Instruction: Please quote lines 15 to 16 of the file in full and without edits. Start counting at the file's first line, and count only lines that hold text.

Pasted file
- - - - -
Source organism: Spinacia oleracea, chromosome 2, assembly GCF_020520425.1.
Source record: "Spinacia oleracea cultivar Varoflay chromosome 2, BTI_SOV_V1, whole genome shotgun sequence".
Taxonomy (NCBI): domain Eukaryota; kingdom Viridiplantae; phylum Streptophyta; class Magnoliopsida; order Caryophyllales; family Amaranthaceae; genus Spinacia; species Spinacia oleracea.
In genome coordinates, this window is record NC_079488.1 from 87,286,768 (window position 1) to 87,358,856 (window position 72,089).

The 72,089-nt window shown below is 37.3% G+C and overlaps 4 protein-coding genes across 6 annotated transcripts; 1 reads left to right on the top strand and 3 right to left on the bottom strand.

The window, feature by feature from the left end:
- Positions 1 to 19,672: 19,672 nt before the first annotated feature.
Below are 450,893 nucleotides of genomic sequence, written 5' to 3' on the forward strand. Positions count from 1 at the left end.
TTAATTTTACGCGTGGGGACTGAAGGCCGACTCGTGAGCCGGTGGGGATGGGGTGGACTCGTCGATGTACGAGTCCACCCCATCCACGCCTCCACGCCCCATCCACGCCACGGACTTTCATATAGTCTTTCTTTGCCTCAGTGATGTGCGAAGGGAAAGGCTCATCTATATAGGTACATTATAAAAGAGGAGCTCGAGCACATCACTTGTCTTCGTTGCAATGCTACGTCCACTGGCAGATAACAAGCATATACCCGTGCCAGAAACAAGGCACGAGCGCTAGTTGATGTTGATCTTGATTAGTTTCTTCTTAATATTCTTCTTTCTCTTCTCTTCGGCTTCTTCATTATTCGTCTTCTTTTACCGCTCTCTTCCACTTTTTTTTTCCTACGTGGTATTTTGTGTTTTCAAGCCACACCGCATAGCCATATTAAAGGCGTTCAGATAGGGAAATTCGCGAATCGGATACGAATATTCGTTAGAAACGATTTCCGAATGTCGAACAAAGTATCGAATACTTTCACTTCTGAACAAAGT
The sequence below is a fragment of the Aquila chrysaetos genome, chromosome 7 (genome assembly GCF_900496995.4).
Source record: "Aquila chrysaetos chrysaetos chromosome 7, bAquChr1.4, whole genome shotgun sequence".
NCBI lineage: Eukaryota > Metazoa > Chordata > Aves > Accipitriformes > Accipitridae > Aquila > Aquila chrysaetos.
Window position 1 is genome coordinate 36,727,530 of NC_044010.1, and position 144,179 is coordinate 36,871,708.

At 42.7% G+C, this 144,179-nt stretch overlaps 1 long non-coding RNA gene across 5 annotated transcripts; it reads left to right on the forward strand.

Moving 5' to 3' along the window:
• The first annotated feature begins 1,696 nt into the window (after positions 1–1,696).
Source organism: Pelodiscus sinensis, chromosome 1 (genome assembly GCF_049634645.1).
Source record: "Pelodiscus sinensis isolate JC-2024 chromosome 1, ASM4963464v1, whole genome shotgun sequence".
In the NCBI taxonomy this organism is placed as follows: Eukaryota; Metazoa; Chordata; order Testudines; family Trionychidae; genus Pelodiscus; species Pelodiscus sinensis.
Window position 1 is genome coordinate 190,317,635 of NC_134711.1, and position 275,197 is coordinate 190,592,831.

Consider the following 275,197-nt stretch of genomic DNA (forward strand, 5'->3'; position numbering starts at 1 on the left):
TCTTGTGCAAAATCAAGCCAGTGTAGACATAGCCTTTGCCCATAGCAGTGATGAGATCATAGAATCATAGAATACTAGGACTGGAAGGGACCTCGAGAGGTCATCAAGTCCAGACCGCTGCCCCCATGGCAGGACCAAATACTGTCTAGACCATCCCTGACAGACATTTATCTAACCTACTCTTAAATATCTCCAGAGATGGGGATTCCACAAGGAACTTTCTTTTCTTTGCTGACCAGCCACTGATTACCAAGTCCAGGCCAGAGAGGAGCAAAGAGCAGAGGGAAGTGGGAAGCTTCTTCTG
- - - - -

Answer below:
Moving 5' to 3' along the window:
• The first annotated feature begins 1,696 nt into the window (after positions 1–1,696).